In fact, it’s built to have you keep reaching for another chip and another chip and another chip, and there’s research that shows that’s true. What I want to say is honor this about yourself, honor it about yourself. I would also say, if somebody’s going for like that many times, like even weeks and not meeting, something is wrong and it ain’t you. They are, for whatever reason, frightened of meeting and you are ready to meet. So you keep looking. And I would say that a good way to do this is that you message a few times, you move to texting, maybe you move to speaking and then you move to actually meeting. If it goes on for too long, it’s a sign of something or just not really a good thing. Sometimes people are happy to have conversations, but the only time they want to meet is just to hook up.
These are not the guys you’re looking for. But I would also say to you is be creative and start looking online, and offline if you’re ready to do that, for environments with men who share deeper values, who want to connect, who do volunteer work, who have interest in other things than the apps and start looking in those places too. You have progressed really far, this is a fabulous thing, it’s not you, but now is the time to externalize responsibility for that. You’re trying to meet these guys and they’re not willing to do it. Move on and look for the guys who are the kind of guys who actually do want to meet and connect and have a date.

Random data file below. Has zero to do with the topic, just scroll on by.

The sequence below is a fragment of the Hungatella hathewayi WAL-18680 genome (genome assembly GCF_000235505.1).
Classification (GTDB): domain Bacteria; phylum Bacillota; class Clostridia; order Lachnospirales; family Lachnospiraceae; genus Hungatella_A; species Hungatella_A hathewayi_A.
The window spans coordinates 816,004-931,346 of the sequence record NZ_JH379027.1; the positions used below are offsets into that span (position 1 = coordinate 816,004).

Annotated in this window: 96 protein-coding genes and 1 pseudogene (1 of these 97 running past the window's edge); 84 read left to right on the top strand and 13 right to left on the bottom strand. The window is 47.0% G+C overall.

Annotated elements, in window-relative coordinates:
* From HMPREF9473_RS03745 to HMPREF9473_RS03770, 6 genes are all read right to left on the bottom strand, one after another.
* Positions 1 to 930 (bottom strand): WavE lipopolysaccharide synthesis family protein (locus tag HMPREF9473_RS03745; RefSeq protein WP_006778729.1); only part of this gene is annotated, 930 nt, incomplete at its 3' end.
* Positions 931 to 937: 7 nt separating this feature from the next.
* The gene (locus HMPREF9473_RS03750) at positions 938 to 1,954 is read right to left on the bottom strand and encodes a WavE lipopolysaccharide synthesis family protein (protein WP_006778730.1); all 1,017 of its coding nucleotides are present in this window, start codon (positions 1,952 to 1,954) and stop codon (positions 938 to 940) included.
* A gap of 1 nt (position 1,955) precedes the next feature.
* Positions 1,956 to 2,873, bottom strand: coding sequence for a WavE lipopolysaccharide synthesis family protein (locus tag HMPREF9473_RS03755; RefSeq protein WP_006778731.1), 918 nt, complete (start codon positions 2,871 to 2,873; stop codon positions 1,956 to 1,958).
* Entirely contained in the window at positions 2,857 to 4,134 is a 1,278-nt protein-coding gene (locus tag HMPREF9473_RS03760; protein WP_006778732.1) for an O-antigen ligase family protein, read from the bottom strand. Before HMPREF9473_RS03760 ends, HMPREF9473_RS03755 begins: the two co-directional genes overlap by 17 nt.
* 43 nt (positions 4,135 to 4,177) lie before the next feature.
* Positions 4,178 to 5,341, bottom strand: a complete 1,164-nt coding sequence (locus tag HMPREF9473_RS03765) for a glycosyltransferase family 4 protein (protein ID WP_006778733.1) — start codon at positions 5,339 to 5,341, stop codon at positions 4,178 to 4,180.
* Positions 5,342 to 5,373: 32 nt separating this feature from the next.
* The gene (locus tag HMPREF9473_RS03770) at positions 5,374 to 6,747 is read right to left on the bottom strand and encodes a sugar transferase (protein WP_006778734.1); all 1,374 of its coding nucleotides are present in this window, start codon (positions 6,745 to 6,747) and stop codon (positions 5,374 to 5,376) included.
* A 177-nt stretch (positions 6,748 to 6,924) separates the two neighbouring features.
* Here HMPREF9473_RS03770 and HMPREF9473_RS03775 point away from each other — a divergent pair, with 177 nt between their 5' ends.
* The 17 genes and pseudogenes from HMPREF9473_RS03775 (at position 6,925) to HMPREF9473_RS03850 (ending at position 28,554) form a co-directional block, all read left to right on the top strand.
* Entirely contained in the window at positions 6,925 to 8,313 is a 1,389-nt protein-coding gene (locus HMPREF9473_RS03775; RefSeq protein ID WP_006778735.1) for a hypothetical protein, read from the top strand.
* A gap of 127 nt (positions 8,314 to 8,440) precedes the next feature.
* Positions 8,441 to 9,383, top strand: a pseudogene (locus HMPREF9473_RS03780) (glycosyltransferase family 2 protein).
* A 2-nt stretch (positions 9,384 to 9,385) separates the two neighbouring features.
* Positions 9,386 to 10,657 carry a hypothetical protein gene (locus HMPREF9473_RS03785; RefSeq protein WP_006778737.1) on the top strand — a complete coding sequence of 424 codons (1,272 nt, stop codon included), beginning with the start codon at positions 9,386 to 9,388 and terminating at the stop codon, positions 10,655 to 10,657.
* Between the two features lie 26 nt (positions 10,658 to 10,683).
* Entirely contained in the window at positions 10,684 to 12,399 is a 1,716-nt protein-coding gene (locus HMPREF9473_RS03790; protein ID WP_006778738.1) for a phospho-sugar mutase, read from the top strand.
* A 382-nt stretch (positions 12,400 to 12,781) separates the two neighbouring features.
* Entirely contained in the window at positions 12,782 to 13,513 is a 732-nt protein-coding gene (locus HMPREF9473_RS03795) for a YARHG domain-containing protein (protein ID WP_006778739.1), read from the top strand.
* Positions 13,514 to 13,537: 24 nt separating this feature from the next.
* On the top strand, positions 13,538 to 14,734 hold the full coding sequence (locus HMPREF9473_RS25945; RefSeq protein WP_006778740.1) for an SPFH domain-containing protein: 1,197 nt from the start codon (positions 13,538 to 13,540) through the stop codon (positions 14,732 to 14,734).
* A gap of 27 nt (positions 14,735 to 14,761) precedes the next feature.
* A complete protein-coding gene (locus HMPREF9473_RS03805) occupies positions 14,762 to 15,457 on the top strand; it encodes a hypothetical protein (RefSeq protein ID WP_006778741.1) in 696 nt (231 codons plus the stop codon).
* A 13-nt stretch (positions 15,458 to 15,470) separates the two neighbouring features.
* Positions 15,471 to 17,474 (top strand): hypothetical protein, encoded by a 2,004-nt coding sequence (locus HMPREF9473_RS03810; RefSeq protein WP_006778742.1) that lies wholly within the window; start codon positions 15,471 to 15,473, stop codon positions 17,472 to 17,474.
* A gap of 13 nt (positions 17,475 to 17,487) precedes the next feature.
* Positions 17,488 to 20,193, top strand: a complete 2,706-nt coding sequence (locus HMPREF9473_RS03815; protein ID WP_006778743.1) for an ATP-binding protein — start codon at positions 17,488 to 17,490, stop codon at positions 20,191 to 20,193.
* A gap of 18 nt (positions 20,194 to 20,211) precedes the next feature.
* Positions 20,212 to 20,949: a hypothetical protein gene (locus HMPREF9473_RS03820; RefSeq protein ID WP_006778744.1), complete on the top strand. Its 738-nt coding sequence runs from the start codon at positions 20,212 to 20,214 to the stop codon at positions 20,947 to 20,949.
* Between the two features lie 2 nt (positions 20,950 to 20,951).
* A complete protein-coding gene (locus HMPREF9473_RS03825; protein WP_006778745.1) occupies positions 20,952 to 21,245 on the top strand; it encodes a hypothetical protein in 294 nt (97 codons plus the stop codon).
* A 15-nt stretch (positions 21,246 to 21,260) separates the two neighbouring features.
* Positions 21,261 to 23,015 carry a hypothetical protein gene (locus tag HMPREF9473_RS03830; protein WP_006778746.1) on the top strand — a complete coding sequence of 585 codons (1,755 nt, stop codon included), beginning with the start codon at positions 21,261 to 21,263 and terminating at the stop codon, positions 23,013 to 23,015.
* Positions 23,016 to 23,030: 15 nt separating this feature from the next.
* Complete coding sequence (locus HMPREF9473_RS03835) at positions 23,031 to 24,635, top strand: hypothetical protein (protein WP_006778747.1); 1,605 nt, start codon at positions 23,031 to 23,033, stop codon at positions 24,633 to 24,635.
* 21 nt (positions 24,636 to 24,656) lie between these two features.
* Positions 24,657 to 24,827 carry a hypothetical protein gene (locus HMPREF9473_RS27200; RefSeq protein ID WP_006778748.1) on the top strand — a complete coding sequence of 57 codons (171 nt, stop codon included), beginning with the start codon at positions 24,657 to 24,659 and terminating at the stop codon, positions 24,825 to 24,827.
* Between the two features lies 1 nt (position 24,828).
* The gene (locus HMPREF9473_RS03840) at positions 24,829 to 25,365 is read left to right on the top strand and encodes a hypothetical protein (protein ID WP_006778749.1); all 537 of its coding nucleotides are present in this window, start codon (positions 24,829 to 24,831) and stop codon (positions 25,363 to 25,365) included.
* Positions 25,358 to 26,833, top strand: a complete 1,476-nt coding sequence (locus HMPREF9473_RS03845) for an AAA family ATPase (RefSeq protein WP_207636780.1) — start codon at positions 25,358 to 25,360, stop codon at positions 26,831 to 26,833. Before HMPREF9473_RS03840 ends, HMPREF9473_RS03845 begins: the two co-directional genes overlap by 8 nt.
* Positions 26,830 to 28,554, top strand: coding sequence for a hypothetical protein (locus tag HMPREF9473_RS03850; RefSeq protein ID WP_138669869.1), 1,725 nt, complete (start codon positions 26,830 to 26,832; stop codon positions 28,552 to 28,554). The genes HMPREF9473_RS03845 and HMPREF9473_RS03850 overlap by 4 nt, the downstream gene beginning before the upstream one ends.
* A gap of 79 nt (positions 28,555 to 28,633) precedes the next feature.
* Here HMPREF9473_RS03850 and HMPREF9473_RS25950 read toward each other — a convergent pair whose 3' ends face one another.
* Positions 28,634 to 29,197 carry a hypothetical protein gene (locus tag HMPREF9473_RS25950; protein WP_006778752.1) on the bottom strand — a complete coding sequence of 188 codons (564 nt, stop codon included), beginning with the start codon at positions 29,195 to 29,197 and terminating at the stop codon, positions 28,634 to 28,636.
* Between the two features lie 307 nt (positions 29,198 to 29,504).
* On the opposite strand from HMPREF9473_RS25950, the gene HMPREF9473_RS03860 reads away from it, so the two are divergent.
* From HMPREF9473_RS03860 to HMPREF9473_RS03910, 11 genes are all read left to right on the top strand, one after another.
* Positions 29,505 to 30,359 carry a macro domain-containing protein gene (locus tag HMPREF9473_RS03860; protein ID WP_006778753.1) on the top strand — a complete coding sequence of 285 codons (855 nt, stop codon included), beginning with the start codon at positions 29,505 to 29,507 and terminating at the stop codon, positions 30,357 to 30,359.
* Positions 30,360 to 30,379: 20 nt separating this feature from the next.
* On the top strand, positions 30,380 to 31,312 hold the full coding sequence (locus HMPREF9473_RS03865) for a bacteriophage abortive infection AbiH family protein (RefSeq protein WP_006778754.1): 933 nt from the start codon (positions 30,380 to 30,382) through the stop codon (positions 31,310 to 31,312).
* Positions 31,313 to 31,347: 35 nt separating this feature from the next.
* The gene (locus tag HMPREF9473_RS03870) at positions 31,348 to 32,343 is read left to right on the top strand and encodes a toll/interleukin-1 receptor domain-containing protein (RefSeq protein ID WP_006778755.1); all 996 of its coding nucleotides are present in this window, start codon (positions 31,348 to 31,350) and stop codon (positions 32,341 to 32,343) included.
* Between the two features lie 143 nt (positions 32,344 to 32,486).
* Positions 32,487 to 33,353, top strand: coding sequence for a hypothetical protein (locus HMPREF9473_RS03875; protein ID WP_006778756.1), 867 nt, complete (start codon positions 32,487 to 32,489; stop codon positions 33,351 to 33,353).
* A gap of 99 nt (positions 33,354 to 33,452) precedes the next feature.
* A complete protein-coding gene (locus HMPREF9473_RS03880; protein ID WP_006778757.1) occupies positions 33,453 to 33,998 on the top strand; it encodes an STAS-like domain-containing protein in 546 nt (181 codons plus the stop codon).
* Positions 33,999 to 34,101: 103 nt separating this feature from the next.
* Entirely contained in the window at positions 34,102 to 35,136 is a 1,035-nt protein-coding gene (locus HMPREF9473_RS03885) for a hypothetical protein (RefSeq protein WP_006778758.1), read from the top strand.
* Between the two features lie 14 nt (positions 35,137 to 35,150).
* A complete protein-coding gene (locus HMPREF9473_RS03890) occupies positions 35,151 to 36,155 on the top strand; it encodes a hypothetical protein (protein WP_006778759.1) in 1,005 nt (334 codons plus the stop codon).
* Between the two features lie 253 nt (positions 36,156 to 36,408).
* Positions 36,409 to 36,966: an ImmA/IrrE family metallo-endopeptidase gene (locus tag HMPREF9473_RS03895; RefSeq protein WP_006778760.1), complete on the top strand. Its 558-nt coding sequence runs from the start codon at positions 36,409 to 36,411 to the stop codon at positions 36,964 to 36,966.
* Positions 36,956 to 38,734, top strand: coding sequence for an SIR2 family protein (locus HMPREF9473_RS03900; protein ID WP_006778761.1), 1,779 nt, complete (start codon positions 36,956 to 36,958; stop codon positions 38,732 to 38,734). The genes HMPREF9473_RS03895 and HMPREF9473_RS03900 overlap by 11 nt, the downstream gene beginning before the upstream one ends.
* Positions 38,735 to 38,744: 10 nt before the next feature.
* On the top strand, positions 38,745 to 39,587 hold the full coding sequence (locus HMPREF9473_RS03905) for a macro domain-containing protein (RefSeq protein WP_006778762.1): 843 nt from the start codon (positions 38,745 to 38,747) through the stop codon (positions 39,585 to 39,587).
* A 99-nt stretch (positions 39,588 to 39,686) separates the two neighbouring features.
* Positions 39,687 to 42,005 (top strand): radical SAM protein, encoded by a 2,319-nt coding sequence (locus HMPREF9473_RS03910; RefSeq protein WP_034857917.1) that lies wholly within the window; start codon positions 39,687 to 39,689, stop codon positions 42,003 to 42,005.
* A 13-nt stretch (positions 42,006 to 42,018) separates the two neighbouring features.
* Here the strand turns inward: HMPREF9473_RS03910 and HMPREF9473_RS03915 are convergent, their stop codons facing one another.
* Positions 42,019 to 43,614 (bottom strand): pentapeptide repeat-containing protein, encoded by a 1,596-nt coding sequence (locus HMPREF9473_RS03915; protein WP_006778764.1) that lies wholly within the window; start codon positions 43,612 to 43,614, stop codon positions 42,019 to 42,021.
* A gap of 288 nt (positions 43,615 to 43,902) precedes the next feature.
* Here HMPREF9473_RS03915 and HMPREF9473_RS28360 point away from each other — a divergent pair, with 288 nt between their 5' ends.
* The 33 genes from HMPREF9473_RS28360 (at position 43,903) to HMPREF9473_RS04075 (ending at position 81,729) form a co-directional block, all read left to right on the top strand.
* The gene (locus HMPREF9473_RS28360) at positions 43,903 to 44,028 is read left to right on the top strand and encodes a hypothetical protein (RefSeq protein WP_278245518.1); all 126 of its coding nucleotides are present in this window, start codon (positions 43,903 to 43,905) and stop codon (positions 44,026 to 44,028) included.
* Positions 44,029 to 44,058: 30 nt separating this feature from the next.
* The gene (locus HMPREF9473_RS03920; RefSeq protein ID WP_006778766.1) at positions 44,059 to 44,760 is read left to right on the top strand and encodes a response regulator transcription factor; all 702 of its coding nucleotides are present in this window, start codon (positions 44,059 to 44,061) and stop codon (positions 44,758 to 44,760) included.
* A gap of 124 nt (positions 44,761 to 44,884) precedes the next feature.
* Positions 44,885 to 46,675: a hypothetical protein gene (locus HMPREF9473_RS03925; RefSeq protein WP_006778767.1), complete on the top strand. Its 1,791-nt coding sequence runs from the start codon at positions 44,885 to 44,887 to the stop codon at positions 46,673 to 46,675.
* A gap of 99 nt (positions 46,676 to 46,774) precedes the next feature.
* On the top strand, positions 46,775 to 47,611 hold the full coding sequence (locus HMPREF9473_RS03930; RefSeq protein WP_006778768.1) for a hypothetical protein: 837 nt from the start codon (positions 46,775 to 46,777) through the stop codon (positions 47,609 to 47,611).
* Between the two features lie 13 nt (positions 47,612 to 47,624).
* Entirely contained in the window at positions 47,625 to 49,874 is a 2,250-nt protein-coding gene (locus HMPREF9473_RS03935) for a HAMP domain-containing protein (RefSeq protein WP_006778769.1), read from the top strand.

Next and super, super timely. “Thank you so much, Ken. I spoke with you and your husband once about this: Would you please have a special or at least an episode or a part of an episode devoted purely to African Americans, African American daters? And what would be some of the suggestions you have for how to deal with the extreme stress of racism in this country and trying to keep an open mind about love and intimacy and trust?”
I just want to thank you so much for that comment. As I said, it comes really, really in time because our very next episode is with the amazing Damona Hoffman who has a lot of expertise in this issue and is the host of the amazing Dates and Mates Podcast. She speaks about her own experiences of dealing with racism in dating and the insights she’s cultivated and her thoughts and reflections about that. I’m grateful that you asked this question and super excited about the very next episode. So again, thank you so much for that question.
Unlucky in Love: